RODALE NEWS, EMMAUS, PA—Winter is a great time to get out and exercise, despite the fact that most people assume that it's a great time to come down with a cold or the flu. "People are very confused as to whether or not cold temperatures will cause them to get sick," says David C. Nieman, DrPH, FACSM, professor of health and exercise science and director of the Human Performance Lab at Appalachian State University. But it's the fact that people congregate indoors where viruses easily spread—not the cold weather itself—that makes these illnesses more prevalent during the colder months, he says. And knowing when to exercise and when to take it easy can lower your risk of getting sick, or even help you get better sooner.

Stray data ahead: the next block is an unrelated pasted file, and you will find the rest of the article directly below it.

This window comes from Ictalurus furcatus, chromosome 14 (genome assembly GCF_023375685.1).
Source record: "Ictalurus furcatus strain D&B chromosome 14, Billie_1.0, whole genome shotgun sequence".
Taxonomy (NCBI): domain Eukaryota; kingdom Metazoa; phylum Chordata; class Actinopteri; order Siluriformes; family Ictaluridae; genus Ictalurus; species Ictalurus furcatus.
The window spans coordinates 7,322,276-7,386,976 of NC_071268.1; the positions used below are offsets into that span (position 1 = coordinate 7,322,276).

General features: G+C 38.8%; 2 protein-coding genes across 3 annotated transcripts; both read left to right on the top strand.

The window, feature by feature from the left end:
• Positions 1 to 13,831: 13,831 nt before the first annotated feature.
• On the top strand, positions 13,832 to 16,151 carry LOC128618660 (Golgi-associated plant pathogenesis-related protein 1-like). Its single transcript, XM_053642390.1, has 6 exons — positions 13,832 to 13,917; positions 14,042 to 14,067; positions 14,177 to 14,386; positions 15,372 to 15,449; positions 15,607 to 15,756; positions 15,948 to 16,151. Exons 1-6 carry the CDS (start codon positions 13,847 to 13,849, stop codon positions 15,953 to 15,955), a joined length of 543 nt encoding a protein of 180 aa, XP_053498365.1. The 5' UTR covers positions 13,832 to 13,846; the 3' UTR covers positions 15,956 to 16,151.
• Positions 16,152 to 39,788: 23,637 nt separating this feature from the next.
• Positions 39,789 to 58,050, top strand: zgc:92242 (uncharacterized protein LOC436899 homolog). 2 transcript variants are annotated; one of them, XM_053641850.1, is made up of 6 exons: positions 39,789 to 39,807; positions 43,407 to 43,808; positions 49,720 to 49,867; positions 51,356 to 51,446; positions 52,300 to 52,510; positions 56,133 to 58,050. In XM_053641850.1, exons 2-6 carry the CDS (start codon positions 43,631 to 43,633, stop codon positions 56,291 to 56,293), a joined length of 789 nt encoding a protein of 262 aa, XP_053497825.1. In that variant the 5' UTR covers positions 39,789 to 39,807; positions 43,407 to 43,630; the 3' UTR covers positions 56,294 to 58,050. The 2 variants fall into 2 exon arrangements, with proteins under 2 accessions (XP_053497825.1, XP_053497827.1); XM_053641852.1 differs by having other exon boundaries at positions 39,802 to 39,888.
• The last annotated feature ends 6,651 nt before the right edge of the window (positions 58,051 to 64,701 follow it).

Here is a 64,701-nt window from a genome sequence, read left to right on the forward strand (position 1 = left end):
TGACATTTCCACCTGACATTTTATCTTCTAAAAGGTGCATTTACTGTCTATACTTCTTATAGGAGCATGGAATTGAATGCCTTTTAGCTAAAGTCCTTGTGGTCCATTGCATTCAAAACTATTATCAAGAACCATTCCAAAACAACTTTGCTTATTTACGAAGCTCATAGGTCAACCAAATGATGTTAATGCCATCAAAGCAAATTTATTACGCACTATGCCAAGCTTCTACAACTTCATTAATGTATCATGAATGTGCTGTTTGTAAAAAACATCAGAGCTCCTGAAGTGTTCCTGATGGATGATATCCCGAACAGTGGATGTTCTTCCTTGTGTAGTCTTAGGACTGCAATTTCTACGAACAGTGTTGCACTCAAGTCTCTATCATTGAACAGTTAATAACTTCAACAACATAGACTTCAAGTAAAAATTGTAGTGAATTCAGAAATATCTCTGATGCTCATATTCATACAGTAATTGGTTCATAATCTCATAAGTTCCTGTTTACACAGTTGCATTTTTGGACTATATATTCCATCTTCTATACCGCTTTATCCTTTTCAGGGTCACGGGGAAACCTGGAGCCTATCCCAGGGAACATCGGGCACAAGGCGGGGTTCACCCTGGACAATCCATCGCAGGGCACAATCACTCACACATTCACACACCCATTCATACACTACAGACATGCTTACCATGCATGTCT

THE DETAILS: It's fairly well known that exercise can boost immunity. However, Nieman just completed a study finding that it can reduce the severity of cold symptoms, as well. His 1,000-person community trial found that people who were physically active, were lean, and ate a lot of fruit experienced one-third fewer sick days than people who had lower physical activity levels and were overweight. And, he says, "When the active people got sick, their symptoms were less severe," he says. Previous research by Nieman has found that people who engage in moderate-intensity exercises like walking while they're sick can cut their sick times by as much as half if they exercise for at least 45 minutes five to six days a week.